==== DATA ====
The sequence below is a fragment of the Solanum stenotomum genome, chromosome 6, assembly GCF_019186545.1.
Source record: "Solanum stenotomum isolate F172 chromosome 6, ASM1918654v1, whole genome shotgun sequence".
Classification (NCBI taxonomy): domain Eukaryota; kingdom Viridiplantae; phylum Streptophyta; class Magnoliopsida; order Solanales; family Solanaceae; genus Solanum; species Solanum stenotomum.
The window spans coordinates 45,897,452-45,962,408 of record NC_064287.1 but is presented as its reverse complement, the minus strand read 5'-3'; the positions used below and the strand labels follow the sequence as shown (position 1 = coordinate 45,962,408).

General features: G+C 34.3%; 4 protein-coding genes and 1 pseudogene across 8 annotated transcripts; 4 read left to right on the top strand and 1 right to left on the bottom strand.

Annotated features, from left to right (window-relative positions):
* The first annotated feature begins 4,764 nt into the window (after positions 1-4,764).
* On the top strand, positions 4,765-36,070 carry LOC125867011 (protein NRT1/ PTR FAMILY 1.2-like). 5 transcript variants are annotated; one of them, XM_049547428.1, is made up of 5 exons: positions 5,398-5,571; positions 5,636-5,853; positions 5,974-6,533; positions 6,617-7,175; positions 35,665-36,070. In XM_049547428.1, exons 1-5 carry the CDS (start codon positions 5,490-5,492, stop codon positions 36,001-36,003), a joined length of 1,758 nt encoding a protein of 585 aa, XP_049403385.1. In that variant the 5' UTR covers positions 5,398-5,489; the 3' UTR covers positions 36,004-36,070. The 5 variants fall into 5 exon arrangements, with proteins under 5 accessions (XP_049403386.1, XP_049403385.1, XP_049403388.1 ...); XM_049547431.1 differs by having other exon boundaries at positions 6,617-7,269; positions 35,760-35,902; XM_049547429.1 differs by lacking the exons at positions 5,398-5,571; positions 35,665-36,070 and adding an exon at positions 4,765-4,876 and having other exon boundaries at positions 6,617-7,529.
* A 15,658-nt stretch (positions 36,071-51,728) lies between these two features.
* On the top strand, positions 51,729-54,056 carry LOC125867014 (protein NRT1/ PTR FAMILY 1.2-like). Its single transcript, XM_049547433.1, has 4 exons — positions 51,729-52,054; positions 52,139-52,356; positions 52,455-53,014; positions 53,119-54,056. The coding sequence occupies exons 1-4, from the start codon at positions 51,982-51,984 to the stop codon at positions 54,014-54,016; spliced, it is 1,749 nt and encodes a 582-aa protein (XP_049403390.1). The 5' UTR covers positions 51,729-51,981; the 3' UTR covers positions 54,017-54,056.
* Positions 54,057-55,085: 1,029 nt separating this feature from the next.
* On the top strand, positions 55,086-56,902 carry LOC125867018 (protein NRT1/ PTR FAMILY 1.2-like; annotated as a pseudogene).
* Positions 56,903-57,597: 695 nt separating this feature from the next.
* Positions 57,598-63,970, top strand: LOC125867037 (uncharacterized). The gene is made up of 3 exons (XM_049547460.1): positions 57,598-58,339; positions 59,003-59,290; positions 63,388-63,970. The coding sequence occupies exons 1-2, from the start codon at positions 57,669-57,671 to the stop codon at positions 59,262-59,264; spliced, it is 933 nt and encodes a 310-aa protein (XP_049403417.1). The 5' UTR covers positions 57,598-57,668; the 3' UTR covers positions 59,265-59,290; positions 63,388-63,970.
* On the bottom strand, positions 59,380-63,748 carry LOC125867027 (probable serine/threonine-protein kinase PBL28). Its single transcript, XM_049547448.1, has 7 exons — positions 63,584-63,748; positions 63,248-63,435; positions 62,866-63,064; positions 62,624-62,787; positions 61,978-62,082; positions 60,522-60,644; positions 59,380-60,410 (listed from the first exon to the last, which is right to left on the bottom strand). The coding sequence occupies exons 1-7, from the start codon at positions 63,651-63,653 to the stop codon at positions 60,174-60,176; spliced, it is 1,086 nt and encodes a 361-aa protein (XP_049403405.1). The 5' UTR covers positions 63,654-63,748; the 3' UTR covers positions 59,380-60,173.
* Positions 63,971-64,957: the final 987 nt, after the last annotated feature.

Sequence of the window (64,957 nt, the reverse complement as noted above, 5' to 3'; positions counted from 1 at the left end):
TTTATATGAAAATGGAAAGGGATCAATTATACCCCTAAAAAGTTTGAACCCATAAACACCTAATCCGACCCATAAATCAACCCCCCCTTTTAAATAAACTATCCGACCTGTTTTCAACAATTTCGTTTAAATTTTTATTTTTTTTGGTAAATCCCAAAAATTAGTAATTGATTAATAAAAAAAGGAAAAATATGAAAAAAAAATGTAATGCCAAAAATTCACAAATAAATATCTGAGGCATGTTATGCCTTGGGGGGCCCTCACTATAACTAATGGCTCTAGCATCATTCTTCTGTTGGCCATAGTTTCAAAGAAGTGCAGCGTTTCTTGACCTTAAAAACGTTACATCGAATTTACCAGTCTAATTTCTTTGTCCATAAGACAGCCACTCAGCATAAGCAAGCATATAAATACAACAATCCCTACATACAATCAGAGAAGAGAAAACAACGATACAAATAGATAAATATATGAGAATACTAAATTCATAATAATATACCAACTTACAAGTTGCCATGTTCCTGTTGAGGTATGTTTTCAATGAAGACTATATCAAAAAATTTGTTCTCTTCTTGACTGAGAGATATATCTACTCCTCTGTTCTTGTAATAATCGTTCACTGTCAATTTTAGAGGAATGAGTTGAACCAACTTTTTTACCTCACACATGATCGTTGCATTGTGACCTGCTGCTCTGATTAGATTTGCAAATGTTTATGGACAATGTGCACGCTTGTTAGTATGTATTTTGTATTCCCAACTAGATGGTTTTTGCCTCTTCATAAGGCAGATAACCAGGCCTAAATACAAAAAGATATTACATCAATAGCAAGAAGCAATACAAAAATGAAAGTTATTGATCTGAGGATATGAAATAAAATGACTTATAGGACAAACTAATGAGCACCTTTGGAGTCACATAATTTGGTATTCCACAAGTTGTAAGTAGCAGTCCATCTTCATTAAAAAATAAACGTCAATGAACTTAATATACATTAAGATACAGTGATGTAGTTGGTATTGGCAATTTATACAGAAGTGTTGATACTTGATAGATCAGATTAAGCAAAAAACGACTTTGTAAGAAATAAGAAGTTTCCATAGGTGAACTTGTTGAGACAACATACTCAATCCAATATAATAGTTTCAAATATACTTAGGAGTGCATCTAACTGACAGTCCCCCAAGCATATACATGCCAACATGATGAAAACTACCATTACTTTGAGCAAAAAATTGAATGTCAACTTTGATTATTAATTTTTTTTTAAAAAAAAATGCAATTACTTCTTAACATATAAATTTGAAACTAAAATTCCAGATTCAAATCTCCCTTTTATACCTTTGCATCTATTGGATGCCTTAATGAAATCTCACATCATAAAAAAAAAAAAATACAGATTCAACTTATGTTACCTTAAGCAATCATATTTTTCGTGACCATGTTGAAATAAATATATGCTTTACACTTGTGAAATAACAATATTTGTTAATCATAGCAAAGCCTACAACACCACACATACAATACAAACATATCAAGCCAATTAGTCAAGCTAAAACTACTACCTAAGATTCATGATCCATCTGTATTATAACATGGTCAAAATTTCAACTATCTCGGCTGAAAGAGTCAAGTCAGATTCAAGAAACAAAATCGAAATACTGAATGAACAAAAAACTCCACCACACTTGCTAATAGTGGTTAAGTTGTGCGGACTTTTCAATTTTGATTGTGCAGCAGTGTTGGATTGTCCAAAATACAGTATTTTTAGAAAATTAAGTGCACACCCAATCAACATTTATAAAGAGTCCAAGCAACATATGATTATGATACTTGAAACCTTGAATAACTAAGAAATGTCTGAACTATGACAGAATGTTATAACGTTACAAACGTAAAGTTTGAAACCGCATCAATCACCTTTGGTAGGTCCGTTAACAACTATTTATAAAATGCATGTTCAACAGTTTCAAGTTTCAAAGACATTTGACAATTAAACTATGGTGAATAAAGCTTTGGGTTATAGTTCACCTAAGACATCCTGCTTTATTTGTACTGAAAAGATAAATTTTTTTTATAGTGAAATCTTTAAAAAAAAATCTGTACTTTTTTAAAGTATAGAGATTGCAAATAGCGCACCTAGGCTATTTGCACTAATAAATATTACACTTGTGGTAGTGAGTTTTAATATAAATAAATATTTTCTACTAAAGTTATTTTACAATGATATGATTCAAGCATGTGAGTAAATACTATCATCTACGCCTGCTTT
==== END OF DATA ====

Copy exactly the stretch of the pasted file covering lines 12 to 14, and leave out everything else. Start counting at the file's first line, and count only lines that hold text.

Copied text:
* On the top strand, positions 55,086-56,902 carry LOC125867018 (protein NRT1/ PTR FAMILY 1.2-like; annotated as a pseudogene).
* Positions 56,903-57,597: 695 nt separating this feature from the next.
* Positions 57,598-63,970, top strand: LOC125867037 (uncharacterized). The gene is made up of 3 exons (XM_049547460.1): positions 57,598-58,339; positions 59,003-59,290; positions 63,388-63,970. The coding sequence occupies exons 1-2, from the start codon at positions 57,669-57,671 to the stop codon at positions 59,262-59,264; spliced, it is 933 nt and encodes a 310-aa protein (XP_049403417.1). The 5' UTR covers positions 57,598-57,668; the 3' UTR covers positions 59,265-59,290; positions 63,388-63,970.